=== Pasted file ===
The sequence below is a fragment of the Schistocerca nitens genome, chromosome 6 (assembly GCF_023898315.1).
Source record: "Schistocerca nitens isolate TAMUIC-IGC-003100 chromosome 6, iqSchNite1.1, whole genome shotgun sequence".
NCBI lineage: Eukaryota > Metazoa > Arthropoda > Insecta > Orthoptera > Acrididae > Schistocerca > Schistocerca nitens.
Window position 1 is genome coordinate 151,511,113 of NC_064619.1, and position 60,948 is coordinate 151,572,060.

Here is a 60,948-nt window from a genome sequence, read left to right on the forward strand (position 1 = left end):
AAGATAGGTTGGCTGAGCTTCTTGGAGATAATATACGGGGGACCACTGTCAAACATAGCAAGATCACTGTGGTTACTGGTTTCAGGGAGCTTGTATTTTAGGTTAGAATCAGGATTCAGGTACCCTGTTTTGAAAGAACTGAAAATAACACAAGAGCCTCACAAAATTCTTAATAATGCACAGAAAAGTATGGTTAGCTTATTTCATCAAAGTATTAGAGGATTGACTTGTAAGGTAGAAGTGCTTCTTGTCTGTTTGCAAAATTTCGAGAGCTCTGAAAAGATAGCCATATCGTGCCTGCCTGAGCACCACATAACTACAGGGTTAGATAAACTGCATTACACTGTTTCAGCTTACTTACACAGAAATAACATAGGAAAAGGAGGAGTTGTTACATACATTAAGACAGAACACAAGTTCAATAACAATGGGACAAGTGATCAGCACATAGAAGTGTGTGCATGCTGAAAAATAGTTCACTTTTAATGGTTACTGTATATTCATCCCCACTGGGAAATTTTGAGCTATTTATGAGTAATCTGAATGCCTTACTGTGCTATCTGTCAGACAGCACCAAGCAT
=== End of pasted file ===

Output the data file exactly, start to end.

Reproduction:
The sequence below is a fragment of the Schistocerca nitens genome, chromosome 6 (assembly GCF_023898315.1).
Source record: "Schistocerca nitens isolate TAMUIC-IGC-003100 chromosome 6, iqSchNite1.1, whole genome shotgun sequence".
NCBI lineage: Eukaryota > Metazoa > Arthropoda > Insecta > Orthoptera > Acrididae > Schistocerca > Schistocerca nitens.
Window position 1 is genome coordinate 151,511,113 of NC_064619.1, and position 60,948 is coordinate 151,572,060.

Here is a 60,948-nt window from a genome sequence, read left to right on the forward strand (position 1 = left end):
AAGATAGGTTGGCTGAGCTTCTTGGAGATAATATACGGGGGACCACTGTCAAACATAGCAAGATCACTGTGGTTACTGGTTTCAGGGAGCTTGTATTTTAGGTTAGAATCAGGATTCAGGTACCCTGTTTTGAAAGAACTGAAAATAACACAAGAGCCTCACAAAATTCTTAATAATGCACAGAAAAGTATGGTTAGCTTATTTCATCAAAGTATTAGAGGATTGACTTGTAAGGTAGAAGTGCTTCTTGTCTGTTTGCAAAATTTCGAGAGCTCTGAAAAGATAGCCATATCGTGCCTGCCTGAGCACCACATAACTACAGGGTTAGATAAACTGCATTACACTGTTTCAGCTTACTTACACAGAAATAACATAGGAAAAGGAGGAGTTGTTACATACATTAAGACAGAACACAAGTTCAATAACAATGGGACAAGTGATCAGCACATAGAAGTGTGTGCATGCTGAAAAATAGTTCACTTTTAATGGTTACTGTATATTCATCCCCACTGGGAAATTTTGAGCTATTTATGAGTAATCTGAATGCCTTACTGTGCTATCTGTCAGACAGCACCAAGCAT